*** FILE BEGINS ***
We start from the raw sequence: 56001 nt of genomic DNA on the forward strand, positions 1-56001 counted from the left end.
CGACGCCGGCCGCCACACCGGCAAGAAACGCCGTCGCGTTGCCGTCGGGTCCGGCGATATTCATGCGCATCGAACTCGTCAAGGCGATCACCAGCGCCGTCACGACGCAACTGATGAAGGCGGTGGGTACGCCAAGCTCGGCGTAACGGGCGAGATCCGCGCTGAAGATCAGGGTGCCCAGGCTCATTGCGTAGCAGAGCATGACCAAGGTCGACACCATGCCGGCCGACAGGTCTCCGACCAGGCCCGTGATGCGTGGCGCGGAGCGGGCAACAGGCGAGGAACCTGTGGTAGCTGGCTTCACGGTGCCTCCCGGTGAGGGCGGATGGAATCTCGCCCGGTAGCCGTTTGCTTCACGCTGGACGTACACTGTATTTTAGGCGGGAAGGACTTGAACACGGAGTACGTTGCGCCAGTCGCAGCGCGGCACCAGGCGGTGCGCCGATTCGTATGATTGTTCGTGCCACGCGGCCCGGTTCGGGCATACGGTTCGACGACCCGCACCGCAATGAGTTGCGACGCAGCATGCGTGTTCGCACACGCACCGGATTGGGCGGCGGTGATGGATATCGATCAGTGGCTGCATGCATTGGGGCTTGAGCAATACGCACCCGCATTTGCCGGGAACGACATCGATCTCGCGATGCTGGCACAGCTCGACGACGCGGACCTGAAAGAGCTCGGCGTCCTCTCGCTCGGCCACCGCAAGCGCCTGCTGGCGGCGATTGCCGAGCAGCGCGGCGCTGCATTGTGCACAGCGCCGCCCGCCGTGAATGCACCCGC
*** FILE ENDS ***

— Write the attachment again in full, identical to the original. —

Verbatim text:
We start from the raw sequence: 56001 nt of genomic DNA on the forward strand, positions 1-56001 counted from the left end.
CGACGCCGGCCGCCACACCGGCAAGAAACGCCGTCGCGTTGCCGTCGGGTCCGGCGATATTCATGCGCATCGAACTCGTCAAGGCGATCACCAGCGCCGTCACGACGCAACTGATGAAGGCGGTGGGTACGCCAAGCTCGGCGTAACGGGCGAGATCCGCGCTGAAGATCAGGGTGCCCAGGCTCATTGCGTAGCAGAGCATGACCAAGGTCGACACCATGCCGGCCGACAGGTCTCCGACCAGGCCCGTGATGCGTGGCGCGGAGCGGGCAACAGGCGAGGAACCTGTGGTAGCTGGCTTCACGGTGCCTCCCGGTGAGGGCGGATGGAATCTCGCCCGGTAGCCGTTTGCTTCACGCTGGACGTACACTGTATTTTAGGCGGGAAGGACTTGAACACGGAGTACGTTGCGCCAGTCGCAGCGCGGCACCAGGCGGTGCGCCGATTCGTATGATTGTTCGTGCCACGCGGCCCGGTTCGGGCATACGGTTCGACGACCCGCACCGCAATGAGTTGCGACGCAGCATGCGTGTTCGCACACGCACCGGATTGGGCGGCGGTGATGGATATCGATCAGTGGCTGCATGCATTGGGGCTTGAGCAATACGCACCCGCATTTGCCGGGAACGACATCGATCTCGCGATGCTGGCACAGCTCGACGACGCGGACCTGAAAGAGCTCGGCGTCCTCTCGCTCGGCCACCGCAAGCGCCTGCTGGCGGCGATTGCCGAGCAGCGCGGCGCTGCATTGTGCACAGCGCCGCCCGCCGTGAATGCACCCGC